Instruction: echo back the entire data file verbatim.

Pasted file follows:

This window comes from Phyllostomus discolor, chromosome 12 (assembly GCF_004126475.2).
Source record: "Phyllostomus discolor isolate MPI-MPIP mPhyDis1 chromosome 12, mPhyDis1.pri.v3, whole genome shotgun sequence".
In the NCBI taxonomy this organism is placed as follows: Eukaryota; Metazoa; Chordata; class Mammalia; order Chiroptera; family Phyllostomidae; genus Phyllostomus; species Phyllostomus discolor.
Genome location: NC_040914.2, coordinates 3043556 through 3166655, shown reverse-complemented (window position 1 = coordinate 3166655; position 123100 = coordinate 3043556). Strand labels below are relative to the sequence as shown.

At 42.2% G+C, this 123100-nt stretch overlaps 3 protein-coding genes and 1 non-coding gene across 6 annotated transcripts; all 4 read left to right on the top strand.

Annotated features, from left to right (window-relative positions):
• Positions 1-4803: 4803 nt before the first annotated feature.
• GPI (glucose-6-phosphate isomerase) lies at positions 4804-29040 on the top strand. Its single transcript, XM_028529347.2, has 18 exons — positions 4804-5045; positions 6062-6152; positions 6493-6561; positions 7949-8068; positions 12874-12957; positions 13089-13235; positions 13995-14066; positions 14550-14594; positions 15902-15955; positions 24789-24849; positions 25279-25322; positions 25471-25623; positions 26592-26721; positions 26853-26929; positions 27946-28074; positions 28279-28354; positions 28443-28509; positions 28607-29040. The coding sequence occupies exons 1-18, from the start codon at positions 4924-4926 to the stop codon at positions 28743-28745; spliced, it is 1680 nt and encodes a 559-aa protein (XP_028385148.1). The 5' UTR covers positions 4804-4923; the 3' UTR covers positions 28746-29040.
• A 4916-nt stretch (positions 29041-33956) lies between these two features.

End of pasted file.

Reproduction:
This window comes from Phyllostomus discolor, chromosome 12 (assembly GCF_004126475.2).
Source record: "Phyllostomus discolor isolate MPI-MPIP mPhyDis1 chromosome 12, mPhyDis1.pri.v3, whole genome shotgun sequence".
In the NCBI taxonomy this organism is placed as follows: Eukaryota; Metazoa; Chordata; class Mammalia; order Chiroptera; family Phyllostomidae; genus Phyllostomus; species Phyllostomus discolor.
Genome location: NC_040914.2, coordinates 3043556 through 3166655, shown reverse-complemented (window position 1 = coordinate 3166655; position 123100 = coordinate 3043556). Strand labels below are relative to the sequence as shown.

At 42.2% G+C, this 123100-nt stretch overlaps 3 protein-coding genes and 1 non-coding gene across 6 annotated transcripts; all 4 read left to right on the top strand.

Annotated features, from left to right (window-relative positions):
• Positions 1-4803: 4803 nt before the first annotated feature.
• GPI (glucose-6-phosphate isomerase) lies at positions 4804-29040 on the top strand. Its single transcript, XM_028529347.2, has 18 exons — positions 4804-5045; positions 6062-6152; positions 6493-6561; positions 7949-8068; positions 12874-12957; positions 13089-13235; positions 13995-14066; positions 14550-14594; positions 15902-15955; positions 24789-24849; positions 25279-25322; positions 25471-25623; positions 26592-26721; positions 26853-26929; positions 27946-28074; positions 28279-28354; positions 28443-28509; positions 28607-29040. The coding sequence occupies exons 1-18, from the start codon at positions 4924-4926 to the stop codon at positions 28743-28745; spliced, it is 1680 nt and encodes a 559-aa protein (XP_028385148.1). The 5' UTR covers positions 4804-4923; the 3' UTR covers positions 28746-29040.
• A 4916-nt stretch (positions 29041-33956) lies between these two features.